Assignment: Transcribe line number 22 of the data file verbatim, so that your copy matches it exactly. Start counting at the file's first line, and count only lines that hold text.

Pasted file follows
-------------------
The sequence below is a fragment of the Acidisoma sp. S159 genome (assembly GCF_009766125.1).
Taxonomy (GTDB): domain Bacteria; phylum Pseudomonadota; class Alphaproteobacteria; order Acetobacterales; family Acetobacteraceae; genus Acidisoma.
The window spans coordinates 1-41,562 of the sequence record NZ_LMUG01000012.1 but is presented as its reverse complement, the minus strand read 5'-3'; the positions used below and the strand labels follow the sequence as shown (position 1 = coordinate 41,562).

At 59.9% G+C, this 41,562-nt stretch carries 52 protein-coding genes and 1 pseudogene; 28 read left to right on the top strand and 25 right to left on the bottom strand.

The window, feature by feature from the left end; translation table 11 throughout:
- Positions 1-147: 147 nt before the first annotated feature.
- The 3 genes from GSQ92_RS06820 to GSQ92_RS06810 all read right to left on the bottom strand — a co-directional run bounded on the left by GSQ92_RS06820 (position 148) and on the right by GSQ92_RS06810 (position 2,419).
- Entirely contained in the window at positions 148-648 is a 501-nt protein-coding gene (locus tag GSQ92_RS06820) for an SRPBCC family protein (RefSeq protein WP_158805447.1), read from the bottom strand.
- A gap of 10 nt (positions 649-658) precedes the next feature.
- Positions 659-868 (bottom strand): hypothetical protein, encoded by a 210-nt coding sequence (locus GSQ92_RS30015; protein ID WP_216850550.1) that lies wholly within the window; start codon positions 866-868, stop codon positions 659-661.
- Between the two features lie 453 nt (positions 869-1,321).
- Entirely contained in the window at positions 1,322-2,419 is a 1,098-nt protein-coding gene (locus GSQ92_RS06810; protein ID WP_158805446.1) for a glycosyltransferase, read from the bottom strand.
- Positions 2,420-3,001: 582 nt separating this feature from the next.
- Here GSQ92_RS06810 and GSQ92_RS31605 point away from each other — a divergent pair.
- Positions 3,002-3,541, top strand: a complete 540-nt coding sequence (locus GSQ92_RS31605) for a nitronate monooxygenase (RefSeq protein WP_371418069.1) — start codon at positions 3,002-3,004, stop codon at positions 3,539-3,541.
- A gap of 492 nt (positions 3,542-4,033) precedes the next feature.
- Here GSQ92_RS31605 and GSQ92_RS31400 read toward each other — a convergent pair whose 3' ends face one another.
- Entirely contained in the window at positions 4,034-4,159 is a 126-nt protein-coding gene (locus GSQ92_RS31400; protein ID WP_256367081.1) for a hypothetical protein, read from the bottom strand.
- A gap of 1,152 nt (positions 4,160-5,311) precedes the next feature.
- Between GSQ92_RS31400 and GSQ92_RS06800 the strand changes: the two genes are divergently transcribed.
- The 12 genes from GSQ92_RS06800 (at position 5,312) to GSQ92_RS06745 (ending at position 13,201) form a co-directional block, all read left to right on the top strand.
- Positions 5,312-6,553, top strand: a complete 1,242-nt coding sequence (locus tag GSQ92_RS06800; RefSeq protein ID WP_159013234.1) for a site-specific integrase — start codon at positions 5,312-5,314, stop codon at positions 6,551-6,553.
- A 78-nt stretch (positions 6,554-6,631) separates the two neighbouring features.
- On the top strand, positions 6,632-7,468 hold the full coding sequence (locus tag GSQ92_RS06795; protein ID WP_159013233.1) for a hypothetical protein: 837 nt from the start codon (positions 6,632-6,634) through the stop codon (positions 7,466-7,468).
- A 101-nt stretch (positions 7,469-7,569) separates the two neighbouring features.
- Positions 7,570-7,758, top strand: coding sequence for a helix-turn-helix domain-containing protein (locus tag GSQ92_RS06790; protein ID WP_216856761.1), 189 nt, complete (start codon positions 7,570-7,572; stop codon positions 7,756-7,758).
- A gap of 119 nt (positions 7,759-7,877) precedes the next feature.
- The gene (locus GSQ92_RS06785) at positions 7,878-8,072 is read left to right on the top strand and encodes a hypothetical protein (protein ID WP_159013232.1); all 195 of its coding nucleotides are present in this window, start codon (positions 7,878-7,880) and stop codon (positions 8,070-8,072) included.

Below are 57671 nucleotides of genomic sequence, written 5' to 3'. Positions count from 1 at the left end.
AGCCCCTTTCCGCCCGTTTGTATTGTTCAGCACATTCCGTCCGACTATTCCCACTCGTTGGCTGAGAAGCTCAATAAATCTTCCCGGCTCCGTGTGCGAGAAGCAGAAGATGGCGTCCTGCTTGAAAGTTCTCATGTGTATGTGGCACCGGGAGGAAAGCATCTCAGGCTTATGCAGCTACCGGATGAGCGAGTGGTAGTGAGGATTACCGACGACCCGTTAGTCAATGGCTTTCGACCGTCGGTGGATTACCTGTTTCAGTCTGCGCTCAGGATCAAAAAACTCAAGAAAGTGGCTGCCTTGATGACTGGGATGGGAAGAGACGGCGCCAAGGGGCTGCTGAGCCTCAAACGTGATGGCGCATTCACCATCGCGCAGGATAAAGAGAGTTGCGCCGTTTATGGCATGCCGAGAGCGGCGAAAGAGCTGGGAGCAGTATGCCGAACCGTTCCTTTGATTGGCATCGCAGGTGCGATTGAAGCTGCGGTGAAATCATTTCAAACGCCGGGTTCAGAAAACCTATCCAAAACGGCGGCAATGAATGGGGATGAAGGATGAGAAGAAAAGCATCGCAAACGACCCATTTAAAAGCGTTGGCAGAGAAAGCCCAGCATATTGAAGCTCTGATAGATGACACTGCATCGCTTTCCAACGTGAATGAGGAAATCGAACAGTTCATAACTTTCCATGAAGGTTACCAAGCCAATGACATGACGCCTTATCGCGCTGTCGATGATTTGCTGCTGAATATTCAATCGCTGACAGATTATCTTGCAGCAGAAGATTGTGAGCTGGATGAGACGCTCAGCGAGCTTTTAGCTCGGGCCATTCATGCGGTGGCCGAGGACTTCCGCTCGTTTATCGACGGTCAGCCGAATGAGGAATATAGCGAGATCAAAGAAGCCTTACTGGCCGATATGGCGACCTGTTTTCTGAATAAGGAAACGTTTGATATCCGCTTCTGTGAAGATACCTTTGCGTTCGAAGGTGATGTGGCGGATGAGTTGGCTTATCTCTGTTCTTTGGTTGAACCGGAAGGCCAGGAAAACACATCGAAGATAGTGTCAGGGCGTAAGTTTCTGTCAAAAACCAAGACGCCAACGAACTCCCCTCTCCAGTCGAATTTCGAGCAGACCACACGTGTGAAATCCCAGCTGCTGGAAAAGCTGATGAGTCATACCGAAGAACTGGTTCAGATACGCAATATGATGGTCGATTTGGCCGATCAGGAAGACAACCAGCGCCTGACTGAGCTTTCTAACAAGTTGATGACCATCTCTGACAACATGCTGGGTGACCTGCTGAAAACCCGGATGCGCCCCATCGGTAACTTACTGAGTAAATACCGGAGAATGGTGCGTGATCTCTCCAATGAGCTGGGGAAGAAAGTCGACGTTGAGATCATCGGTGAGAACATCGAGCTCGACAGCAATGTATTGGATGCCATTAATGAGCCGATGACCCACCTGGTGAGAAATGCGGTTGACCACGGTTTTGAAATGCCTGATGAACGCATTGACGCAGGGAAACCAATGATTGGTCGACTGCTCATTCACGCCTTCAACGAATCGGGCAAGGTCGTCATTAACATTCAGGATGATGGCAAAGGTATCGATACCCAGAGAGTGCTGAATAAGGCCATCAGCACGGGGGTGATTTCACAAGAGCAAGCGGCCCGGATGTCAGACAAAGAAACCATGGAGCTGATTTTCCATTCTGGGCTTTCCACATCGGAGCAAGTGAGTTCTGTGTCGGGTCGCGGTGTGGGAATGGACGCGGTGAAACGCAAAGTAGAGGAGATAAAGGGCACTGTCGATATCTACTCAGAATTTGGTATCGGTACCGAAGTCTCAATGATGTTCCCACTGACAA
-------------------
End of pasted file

- Positions 5,312-6,553, top strand: a complete 1,242-nt coding sequence (locus tag GSQ92_RS06800; RefSeq protein ID WP_159013234.1) for a site-specific integrase — start codon at positions 5,312-5,314, stop codon at positions 6,551-6,553.